The knighthood – which means he will be known formally as Sir Lewis Hamilton – has been awarded at the end of a year that saw him match Michael Schumacher’s record of seven F1 World Championship titles and surpass the German's race wins tally.
He has also pursued a campaign to increase diversity in the sport and frequently spoken out against racism in society, although the honour is for his services to motorsports. It comes exactly 12 years after Hamilton, following his first World Championship title, became a Member of the Most Excellent Order of the British Empire for services to motor racing.
Hamilton is the third F1 World Champion to receive a knighthood, following Jack Brabham (in 1978) and Jackie Stewart (2001), while the honour also went to Stirling Moss (2000). However, Hamilton is the first to gain this status while still an active driver.
In addition, racers and land speed record breakers Henry Segrave (1929) and Malcolm Campbell (1931) were both knighted before World War II.
Aside from drivers, Williams F1 team founders Frank Williams and Patrick Head have also received knighthoods, in 1999 and 2015 respectively.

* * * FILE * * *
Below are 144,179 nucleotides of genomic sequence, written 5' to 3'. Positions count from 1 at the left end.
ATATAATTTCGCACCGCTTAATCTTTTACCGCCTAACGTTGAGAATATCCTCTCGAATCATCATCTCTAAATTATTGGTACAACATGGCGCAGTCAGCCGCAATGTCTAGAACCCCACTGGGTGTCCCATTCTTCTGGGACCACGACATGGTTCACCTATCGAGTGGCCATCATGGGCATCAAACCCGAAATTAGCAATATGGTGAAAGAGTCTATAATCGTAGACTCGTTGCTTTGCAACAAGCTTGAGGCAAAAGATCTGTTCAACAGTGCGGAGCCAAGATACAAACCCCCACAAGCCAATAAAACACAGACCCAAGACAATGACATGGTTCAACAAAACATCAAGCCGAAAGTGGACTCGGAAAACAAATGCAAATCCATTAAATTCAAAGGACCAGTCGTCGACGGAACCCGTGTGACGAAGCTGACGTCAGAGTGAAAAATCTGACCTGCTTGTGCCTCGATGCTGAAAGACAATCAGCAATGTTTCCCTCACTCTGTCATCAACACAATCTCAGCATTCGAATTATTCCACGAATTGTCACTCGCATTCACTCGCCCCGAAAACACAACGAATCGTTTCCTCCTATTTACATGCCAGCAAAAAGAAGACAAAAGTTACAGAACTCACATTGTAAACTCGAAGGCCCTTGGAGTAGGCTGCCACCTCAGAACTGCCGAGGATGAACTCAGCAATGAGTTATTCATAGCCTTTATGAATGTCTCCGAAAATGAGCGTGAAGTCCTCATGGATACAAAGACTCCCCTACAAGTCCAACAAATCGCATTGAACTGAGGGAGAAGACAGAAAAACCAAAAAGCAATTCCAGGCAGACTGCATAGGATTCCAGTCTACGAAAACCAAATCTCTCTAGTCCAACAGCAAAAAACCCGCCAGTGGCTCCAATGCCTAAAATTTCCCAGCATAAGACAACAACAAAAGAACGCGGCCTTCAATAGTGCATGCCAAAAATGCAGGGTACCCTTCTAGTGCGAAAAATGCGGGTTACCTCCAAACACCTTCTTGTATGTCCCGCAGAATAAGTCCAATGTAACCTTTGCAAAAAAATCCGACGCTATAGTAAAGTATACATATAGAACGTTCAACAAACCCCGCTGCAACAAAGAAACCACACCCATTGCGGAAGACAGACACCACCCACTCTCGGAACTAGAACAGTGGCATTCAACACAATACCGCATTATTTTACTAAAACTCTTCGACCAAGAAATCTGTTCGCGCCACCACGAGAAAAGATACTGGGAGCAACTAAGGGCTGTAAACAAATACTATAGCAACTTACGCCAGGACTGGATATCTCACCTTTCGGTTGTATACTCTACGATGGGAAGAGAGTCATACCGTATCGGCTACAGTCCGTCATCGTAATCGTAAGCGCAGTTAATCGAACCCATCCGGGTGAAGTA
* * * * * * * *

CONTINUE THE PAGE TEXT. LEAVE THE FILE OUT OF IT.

Hamilton has been awarded a knighthood at the age of just 35, although he is not the youngest sportsman to be recognised in the modern era. Tennis star Andy Murray was 29 when he was named in the 2017 New Year Honours list, following his second Wimbledon victory, while cyclists Bradley Wiggins and Chris Hoy were both 32. Sailor Ellen MacArthur was 28 when she was made a dame, the equivalent of a knighthood, in 2005.
New F1 CEO Stefano Domenicali, who officially starts work in January, has paid tribute to Hamilton.
“Lewis is a true giant of our sport and his influence is huge both in and out of a car,” said Domenicali. “What he has achieved is phenomenal with still more to come.
“All of us at F1 congratulate him on this well-deserved recognition of his achievements and look forward to seeing more of his brilliance in 2021.”
Mercedes-Benz AMG F1 team principal Toto Wolff commented: "Lewis is one of the very greatest racing drivers of all time and the most successful British sportsperson of his era. Around the world, he has long been recognised for his sporting achievement; this year, he combined his excellence on the track with a powerful voice to fight discrimination. In every sense, he led the way in 2020.
"The news that he is to receive a knighthood shows that he is now receiving the recognition he has earned during a career of unparalleled success in motorsport. The UK can be very proud to have a champion and ambassador of the calibre of Sir Lewis Hamilton."
2008 FIA Formula 1 World Champion Lewis Hamilton, and winning constructor Ferrari Team director Stefano Domenicali
Photo by: FIA
Earlier this month Hamilton received recognition from the British public when he was voted BBC Sports Personality of the Year for a second time, having previously won the prestigious award in 2014.
He also won the 2020 Laureus World Sports Award for Sportsman of the Year prize, sharing it with footballer Lionel Messi.